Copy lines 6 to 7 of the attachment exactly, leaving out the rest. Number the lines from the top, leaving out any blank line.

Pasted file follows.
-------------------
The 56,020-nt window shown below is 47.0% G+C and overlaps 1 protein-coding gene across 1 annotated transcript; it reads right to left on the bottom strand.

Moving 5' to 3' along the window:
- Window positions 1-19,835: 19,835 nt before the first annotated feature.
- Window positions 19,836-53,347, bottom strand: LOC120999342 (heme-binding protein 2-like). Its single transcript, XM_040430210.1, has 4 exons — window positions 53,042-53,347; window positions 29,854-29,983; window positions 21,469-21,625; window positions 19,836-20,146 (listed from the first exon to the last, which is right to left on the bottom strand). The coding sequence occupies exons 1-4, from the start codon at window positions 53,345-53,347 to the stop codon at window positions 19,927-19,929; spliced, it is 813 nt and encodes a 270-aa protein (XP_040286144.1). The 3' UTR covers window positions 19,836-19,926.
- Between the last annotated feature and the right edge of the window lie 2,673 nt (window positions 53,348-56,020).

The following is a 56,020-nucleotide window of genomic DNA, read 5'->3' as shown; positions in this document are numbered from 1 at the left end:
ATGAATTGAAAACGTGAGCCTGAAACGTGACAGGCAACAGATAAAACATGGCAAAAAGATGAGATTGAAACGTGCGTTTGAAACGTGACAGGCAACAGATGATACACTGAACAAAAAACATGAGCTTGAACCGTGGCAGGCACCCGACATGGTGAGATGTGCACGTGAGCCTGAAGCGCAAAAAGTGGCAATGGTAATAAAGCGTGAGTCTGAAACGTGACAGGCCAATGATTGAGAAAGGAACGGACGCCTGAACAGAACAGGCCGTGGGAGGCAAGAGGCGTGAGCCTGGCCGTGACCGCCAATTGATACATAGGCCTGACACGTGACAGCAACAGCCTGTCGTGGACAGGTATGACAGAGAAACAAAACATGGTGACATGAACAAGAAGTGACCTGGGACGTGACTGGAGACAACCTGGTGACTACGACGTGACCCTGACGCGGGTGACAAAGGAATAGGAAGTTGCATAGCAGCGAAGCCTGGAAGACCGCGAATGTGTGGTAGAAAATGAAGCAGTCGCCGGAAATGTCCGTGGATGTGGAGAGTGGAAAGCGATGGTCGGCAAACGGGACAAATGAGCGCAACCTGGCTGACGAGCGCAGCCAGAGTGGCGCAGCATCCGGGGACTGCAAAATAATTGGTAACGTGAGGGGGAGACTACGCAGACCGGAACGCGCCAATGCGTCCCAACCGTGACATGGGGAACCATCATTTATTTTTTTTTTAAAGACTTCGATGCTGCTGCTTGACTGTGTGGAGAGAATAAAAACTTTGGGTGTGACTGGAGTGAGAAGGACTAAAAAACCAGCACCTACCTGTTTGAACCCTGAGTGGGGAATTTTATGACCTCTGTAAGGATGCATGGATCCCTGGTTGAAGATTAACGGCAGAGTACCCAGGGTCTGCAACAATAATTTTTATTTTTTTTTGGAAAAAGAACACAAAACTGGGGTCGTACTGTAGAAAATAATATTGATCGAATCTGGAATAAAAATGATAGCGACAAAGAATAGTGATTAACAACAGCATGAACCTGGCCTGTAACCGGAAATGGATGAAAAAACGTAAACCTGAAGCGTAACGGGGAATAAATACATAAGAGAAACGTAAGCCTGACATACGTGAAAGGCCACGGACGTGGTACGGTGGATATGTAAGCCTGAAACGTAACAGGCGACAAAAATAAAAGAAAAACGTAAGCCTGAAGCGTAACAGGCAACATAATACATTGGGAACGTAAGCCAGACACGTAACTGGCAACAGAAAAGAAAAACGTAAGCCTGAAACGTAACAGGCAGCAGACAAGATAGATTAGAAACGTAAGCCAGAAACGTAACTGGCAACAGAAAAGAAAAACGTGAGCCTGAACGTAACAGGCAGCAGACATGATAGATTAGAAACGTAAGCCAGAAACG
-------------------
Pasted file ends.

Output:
The following is a 56,020-nucleotide window of genomic DNA, read 5'->3' as shown; positions in this document are numbered from 1 at the left end:
ATGAATTGAAAACGTGAGCCTGAAACGTGACAGGCAACAGATAAAACATGGCAAAAAGATGAGATTGAAACGTGCGTTTGAAACGTGACAGGCAACAGATGATACACTGAACAAAAAACATGAGCTTGAACCGTGGCAGGCACCCGACATGGTGAGATGTGCACGTGAGCCTGAAGCGCAAAAAGTGGCAATGGTAATAAAGCGTGAGTCTGAAACGTGACAGGCCAATGATTGAGAAAGGAACGGACGCCTGAACAGAACAGGCCGTGGGAGGCAAGAGGCGTGAGCCTGGCCGTGACCGCCAATTGATACATAGGCCTGACACGTGACAGCAACAGCCTGTCGTGGACAGGTATGACAGAGAAACAAAACATGGTGACATGAACAAGAAGTGACCTGGGACGTGACTGGAGACAACCTGGTGACTACGACGTGACCCTGACGCGGGTGACAAAGGAATAGGAAGTTGCATAGCAGCGAAGCCTGGAAGACCGCGAATGTGTGGTAGAAAATGAAGCAGTCGCCGGAAATGTCCGTGGATGTGGAGAGTGGAAAGCGATGGTCGGCAAACGGGACAAATGAGCGCAACCTGGCTGACGAGCGCAGCCAGAGTGGCGCAGCATCCGGGGACTGCAAAATAATTGGTAACGTGAGGGGGAGACTACGCAGACCGGAACGCGCCAATGCGTCCCAACCGTGACATGGGGAACCATCATTTATTTTTTTTTTAAAGACTTCGATGCTGCTGCTTGACTGTGTGGAGAGAATAAAAACTTTGGGTGTGACTGGAGTGAGAAGGACTAAAAAACCAGCACCTACCTGTTTGAACCCTGAGTGGGGAATTTTATGACCTCTGTAAGGATGCATGGATCCCTGGTTGAAGATTAACGGCAGAGTACCCAGGGTCTGCAACAATAATTTTTATTTTTTTTTGGAAAAAGAACACAAAACTGGGGTCGTACTGTAGAAAATAATATTGATCGAATCTGGAATAAAAATGATAGCGACAAAGAATAGTGATTAACAACAGCATGAACCTGGCCTGTAACCGGAAATGGATGAAAAAACGTAAACCTGAAGCGTAACGGGGAATAAATACATAAGAGAAACGTAAGCCTGACATACGTGAAAGGCCACGGACGTGGTACGGTGGATATGTAAGCCTGAAACGTAACAGGCGACAAAAATAAAAGAAAAACGTAAGCCTGAAGCGTAACAGGCAACATAATACATTGGGAACGTAAGCCAGACACGTAACTGGCAACAGAAAAGAAAAACGTAAGCCTGAAACGTAACAGGCAGCAGACAAGATAGATTAGAAACGTAAGCCAGAAACGTAACTGGCAACAGAAAAGAAAAACGTGAGCCTGAACGTAACAGGCAGCAGACATGATAGATTAGAAACGTAAGCCAGAAACG